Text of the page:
Monday, August 6, 2012

Reggio-Emilia: How To Bring the Most Out of Your Early Learning Environment

My quest this year was to create a more organized, visually pleasing environment in our preschool classroom. My inspiration has come from various classes I've taken this year, inspirational teachers, cohort among local preschools, and of course, blogging! My research of other classrooms and personal aesthetic have led me to the Reggio Emilia approach to classroom environments. 

I do not claim to be a Reggio teacher. I have, however, learned to borrow bits and pieces from various pedagogical philosophies.

I do love how Reggio classrooms are designed to be a beautiful third teacher. If the environment is set up right, the children will be more likely to be actively engaged with the materials. Actively engaged children are learning through play. When children are engaged in activities, teachers have more time to positively interact with the children, observe the learning in action, write down language, and take pictures. Documentation is a HUGE part of the Reggio Emilia approach, but that is another blog post entirely!

In order to bring out the best of any classroom center, you must ask yourself. 
  • Are the materials easily accessible for young children? 
  • Are the materials clean and organized?
  • Are they labeled with a picture and words (preferably in two languages)? 
  • How does the center encourage mathematical concepts? Writing? Inquiry? Socio-emotional development? Easy clean-up?
  • Always ask yourself, "What else can this center offer? How can I make it better?" Remember: what works for one group of children may not work for another. I like to think that the classroom is never "done." There is always some project to add to your To-Do List to make your classroom the best learning environment possible.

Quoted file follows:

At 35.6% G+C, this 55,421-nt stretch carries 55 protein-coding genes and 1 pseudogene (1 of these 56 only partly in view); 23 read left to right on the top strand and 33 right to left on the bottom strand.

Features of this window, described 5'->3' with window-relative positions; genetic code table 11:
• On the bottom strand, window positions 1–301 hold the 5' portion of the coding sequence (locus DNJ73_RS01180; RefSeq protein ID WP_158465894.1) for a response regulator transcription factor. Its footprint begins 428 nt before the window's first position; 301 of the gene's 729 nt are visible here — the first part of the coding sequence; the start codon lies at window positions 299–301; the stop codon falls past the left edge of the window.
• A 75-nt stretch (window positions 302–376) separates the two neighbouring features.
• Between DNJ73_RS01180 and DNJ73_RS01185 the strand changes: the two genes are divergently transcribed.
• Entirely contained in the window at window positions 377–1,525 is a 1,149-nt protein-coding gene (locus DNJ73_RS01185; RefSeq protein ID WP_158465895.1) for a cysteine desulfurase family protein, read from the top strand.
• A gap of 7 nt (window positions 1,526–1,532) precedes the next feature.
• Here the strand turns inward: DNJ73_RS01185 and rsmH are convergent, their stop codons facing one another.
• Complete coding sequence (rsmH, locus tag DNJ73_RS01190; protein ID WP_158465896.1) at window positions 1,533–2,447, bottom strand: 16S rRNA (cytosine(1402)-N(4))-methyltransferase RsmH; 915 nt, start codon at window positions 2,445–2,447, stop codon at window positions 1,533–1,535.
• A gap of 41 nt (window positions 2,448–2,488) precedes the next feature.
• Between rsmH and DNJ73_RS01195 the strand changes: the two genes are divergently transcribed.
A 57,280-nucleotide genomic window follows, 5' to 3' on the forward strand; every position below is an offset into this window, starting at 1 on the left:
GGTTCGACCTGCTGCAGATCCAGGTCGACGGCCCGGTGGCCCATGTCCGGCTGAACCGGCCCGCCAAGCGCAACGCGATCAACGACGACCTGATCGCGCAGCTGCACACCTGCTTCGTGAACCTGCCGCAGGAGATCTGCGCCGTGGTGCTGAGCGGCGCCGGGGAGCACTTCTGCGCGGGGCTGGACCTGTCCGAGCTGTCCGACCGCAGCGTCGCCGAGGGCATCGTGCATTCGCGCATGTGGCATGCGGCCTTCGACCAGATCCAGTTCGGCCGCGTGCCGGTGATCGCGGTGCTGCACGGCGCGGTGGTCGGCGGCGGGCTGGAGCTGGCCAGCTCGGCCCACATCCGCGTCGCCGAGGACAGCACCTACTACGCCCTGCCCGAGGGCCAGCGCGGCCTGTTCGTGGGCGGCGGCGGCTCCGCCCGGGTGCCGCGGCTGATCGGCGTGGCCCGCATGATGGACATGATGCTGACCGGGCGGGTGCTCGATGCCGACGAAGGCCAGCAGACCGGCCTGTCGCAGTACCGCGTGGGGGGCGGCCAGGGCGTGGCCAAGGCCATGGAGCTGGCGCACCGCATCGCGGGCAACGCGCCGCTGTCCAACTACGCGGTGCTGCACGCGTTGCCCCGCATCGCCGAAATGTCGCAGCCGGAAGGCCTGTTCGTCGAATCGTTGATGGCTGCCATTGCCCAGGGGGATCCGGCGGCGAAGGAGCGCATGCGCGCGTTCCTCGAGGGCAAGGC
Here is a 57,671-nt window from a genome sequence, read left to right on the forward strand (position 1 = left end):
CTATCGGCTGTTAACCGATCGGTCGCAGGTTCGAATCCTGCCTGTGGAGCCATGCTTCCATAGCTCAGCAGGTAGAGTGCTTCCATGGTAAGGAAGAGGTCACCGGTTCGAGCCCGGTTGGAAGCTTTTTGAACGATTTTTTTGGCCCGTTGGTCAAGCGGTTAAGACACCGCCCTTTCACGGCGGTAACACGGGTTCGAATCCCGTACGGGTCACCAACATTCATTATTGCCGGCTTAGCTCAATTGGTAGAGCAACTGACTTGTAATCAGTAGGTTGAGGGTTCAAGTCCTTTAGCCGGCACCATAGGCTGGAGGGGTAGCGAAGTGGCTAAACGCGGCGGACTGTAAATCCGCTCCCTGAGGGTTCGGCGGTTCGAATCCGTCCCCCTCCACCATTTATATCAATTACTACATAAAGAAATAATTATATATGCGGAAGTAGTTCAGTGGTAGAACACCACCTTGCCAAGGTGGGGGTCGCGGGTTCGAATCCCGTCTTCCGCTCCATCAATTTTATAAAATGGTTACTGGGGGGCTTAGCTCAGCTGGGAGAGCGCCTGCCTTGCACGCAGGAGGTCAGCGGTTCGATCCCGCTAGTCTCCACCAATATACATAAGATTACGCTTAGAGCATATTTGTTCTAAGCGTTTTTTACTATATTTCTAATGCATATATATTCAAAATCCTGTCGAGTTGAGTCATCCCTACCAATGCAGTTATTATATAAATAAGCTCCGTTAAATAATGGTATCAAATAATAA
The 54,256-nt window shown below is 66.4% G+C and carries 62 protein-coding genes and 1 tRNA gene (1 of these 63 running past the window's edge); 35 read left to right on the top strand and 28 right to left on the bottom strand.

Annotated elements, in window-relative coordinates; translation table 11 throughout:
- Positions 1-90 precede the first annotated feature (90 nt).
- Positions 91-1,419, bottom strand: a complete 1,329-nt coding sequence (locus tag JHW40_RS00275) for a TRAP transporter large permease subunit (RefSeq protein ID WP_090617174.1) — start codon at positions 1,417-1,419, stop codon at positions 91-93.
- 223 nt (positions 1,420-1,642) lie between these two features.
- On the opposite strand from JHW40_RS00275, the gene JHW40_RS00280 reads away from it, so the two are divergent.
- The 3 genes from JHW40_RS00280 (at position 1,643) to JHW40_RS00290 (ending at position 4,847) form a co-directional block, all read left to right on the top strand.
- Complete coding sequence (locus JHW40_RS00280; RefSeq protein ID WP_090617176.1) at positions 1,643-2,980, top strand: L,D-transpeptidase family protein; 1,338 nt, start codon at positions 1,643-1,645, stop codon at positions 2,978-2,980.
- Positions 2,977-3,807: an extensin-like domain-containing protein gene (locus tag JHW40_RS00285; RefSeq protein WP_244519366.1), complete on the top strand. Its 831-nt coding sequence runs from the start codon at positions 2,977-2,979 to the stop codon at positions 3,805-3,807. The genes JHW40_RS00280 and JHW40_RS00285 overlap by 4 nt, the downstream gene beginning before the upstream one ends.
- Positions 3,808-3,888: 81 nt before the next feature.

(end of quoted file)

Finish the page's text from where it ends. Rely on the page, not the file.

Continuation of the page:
I met another teacher named Esther through my classes this semester who has challenged me to make the most out of my classroom environment. Esther allowed me to tour her center (which is a Reggio school), and even visited my classroom to give me tips. In return, I helped her with math. I completely got the better end of the deal! ;) She showed me how to look at the classroom from EVERY angle. 
  • Stand at the door way. Does your classroom look inviting? Does your classroom have an open layout? Are the centers clearly defined? Is it clear of clutter? Is there any furniture essentially blocking entrance to the classroom? 
  • Get down on your knees. This is the level that children stand at. Are materials easily within reach? Are the displays at eye level? Are the materials clean, organized and inviting?
  • Stand in every corner of the room. Are there any areas not visible? 
  • Stand by a window. Is there a way to take advantage of the natural light? Could you maybe move the art center so that the easel is near a window? What about the science center?
  • Look at the displays. Do you know the children, families, and teachers who share this space? Do you see pictures of the children? Are there unique pieces of art displayed in way that shows their work is valued? Is there anything to tell you what the children are studying this week besides the lesson plan? This brings us back to documentation. 
    • For more information on documentation in the Reggio Emilia approach, look here
    • This website has some wonderful insights on observation, assessment, and documentation. 
    • This writer gives tips on how they make learning visible

  • Look at the baskets. Are they bright, primary colors that detract from the brightly colored toys inside? Reggio environments typically take advantage of wicker baskets. You may also see containers that are  either neutral in color or clear. Examples include: pie tins, glass jars, clear plastic containers, white, black or brown baskets, and metal containers. The point isn't that wicker baskets are better than plastic ones! Neutral colors make the materials more eye-catching, and eye-pleasing. 

  • Have a seat. Is there a space for an adult to comfortably sit? Parents should feel welcome in the classroom. How can they get comfortable? 

  • How is the lighting? Are there alternatives to florescent lights? (Think floor lamps, shelf lamps, aquarium lights, or even white Christmas lights)! Is there a way to allow more natural light into the classroom?

I hope I've inspired someone to take another look at their early learning environment. This past year my classroom has changed quite a bit as I peek into what other people are doing around the world. What changes have you been inspired to make to your classroom? If you're interested in learning more about how to transform your preschool setting, consider reading Designs for Living and Learning: Transforming Early Childhood Environments by Deb Curtis and Margie Carter. It has gorgeous pictures of classrooms on every page!

Happy playing!

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